Matt Quinn, CTO, gave us the product strategy presentation that will be seen in the general session tomorrow. He repeated the “capture many events, store few transactions” message as well as the five key components of a 21st century platform that we heard from Murrary Rode in the previous session; this is obviously a big part of the new messaging. He drilled into their four broad areas of interest from a product technology standpoint: event platform innovation, big data and analytics, social networking, and cloud enablement.
In the event platform innovation, they released BusinessEvents 5.0 in April this year, including the embedded TIBCO Datagrid technology, temporal pattern matching, stream processing and rules integration, and some performance and big data optimizations. One result is that application developers are now using BusinessEvents to build applications from the ground up, which is a change in usage patterns. For the future, they’re looking at supporting other models, such as BPMN and rule models, integrating statistical models, improving queries, improving the web design environment, and providing ActiveMatrix deployment options.
In ActiveMatrix, they’ve released a fully integrated stack of BusinessWorks, BPM and ServiceGrid with broader .Net and C++ support, optimized for large deployments and with better high-availability support and hot deployment capabilities. AXM/BPM has a number of new enhancements, mostly around the platform (such as the aforementioned HA and hot deployment), with their upcoming 1.2 release providing some functional enhancements such as customer forms and business rules based on BusinessEvents. We’ll see some Nimbus functionality integration before too much longer, although we didn’t see that roadmap; as Quinn pointed out, they need to be cautious about positioning which tools are for business users versus technical users. When asked about case management, he said that “case management brings us into areas where we haven’t yet gone as a company and aren’t sure that we want to go”. Interesting comment, given the rather wild bandwagon-leaping that has been going on in the ACM market by BPM and ECM vendors.
The MDM suite has also seen some enhancements, with ActiveSpaces integration and collaborative analytics with Spotfire, allowing MDM to become a hub for reference data from the other products. I’m very excited to see that one-click integration between MDM and AMX/BPM is on the roadmap; I think that MDM integration is going to be a huge productivity boost for overall process modeling, and when I reviewed AMX/BPM last year, I liked their process data modeling stated that “the link between MDM and process instance data needs to be firmly established so that you don’t end up with data definitions within your BPMS that don’t match up with the other data sources in your organization”. In fact, the design-time tool for MDM is now the same as that used for business object data models that I saw in AMX/BPM, which will make it easier for those who move across the data and process domains.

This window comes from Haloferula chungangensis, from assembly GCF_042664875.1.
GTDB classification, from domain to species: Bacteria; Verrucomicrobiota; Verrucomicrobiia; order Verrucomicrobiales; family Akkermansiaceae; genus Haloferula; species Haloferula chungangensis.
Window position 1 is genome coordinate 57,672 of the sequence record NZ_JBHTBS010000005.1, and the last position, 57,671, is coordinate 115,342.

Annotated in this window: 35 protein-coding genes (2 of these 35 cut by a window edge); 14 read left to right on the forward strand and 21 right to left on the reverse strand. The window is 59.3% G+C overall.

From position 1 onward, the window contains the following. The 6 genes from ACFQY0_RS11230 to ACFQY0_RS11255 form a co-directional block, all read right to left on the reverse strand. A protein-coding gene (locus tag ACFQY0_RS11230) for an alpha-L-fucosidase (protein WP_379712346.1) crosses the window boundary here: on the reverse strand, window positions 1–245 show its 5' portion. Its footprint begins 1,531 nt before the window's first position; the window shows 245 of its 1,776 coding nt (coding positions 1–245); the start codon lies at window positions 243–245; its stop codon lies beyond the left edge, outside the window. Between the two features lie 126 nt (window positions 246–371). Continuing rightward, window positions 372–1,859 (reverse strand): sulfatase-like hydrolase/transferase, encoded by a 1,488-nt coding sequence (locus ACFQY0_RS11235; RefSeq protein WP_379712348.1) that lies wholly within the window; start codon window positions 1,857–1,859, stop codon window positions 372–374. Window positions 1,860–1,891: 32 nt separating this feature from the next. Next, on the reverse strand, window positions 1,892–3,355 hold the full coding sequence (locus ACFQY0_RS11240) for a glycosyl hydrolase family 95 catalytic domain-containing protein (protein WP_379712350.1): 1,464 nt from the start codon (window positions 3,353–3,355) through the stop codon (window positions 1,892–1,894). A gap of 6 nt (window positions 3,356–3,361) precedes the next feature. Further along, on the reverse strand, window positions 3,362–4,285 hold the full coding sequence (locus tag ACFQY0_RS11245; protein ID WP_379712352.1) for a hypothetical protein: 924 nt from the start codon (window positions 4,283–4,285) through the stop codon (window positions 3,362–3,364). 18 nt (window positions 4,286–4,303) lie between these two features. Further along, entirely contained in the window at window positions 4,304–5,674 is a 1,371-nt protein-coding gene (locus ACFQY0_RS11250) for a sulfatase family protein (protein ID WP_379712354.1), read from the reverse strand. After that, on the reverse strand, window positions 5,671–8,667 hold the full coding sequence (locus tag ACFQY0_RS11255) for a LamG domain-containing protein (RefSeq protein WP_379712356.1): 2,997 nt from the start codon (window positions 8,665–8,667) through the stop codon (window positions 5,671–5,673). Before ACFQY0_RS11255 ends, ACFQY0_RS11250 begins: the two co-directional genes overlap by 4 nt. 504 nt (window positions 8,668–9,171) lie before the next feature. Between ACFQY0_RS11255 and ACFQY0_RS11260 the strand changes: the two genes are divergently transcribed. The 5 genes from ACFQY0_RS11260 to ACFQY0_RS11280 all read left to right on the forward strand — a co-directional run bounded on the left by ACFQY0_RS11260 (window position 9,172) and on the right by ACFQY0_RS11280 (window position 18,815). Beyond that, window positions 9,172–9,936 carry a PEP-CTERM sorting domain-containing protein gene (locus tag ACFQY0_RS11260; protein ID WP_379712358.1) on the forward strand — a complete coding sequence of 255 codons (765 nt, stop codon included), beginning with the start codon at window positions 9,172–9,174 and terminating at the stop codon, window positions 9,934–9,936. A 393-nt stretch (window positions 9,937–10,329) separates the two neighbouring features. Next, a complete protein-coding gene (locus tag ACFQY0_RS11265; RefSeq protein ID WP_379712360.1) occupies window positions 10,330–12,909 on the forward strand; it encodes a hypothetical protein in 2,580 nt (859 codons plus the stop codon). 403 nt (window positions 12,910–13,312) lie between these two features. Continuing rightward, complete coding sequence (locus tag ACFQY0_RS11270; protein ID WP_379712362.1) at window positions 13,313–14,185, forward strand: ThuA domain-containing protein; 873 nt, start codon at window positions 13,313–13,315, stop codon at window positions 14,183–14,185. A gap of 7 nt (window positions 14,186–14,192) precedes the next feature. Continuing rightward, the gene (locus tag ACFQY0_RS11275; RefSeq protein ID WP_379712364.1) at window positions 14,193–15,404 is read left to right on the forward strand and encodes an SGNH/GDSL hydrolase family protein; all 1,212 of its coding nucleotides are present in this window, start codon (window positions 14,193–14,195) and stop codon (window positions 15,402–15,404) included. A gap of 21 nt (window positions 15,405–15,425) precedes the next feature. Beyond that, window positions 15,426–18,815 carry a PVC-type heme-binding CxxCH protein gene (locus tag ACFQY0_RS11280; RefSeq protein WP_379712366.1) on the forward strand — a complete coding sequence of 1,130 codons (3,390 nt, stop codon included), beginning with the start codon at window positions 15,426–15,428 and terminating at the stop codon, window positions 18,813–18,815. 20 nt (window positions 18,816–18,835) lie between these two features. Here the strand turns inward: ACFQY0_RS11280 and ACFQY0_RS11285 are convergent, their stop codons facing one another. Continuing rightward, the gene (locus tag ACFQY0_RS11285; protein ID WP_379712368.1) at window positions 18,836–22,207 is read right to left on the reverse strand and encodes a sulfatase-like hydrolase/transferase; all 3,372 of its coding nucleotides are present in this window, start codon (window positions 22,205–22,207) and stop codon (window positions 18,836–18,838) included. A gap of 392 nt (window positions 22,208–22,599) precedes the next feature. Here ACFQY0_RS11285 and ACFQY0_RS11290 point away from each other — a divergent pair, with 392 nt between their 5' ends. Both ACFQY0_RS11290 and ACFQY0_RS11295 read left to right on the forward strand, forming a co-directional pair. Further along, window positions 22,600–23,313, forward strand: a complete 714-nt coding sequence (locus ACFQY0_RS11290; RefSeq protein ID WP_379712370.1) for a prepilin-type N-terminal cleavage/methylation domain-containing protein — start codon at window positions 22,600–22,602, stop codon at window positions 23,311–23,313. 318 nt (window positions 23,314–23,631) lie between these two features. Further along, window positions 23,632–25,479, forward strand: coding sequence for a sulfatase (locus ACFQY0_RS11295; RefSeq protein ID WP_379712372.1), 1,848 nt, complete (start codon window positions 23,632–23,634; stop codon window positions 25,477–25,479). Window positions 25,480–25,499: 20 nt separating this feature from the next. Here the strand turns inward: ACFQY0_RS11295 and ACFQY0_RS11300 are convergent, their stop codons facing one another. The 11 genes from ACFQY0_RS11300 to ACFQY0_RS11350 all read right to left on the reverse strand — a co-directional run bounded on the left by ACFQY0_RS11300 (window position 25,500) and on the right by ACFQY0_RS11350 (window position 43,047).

TIBCO is trying to build out vertical solutions in certain industries, particularly those where they have acquired or built expertise. This not only changes what they can package and offer as products, but changes who (at the customer) that they can have a relationship with: it’s now a VP of loyalty, for example, rather than (or in addition to) someone in IT.
Moving on to big data and analytics technology advances, they have released FTL 2.0 (low-latency messaging) to reduce inter-host latency below 2.2 microseconds as well as provide some user interface enhancements to make it easier to set up the message exchanges. They’re introducing TIBCO Web Messaging to integrate consumer mobile devices with TIBCO messaging. They’ve also introduced a new version of ActiveSpaces in-memory data grid, providing big data handling at in-memory speeds by easing the integration with other tools such as event processing and Spotfire.
They’ve also released Spotfire 4.0 visual analytics, with a bit focus on ease of use and dashboarding, plus tibbr integration for social collaboration. In fact, tibbr is being used as a cornerstone for collaboration, with many of the TIBCO products integrating with tibbr for that purpose. In the future, tibbr will include collaborative calendars and events, contextual notifications, and other functionality, plus better usability and speed. Formvine has been integrated with tibbr for forms-based routing, and Nimbus Control integrates with tibbr for lightweight processes.
Quinn finished up discussing their Silver Fabric cloud platform to be announced tomorrow (today, if you count telling a group of tweet-happy industry analysts) for public, private and hybrid cloud deployments.
Obviously, there was a lot more information here that I could possibly capture (or that he could even cover, some of the slides just flew past), and I may have to get out of bed in time for his keynote tomorrow morning since we didn’t even get to a lot of the forward-looking strategy. With a product suite as large as what TIBCO has now, we need much more than an hour to get through an analyst briefing.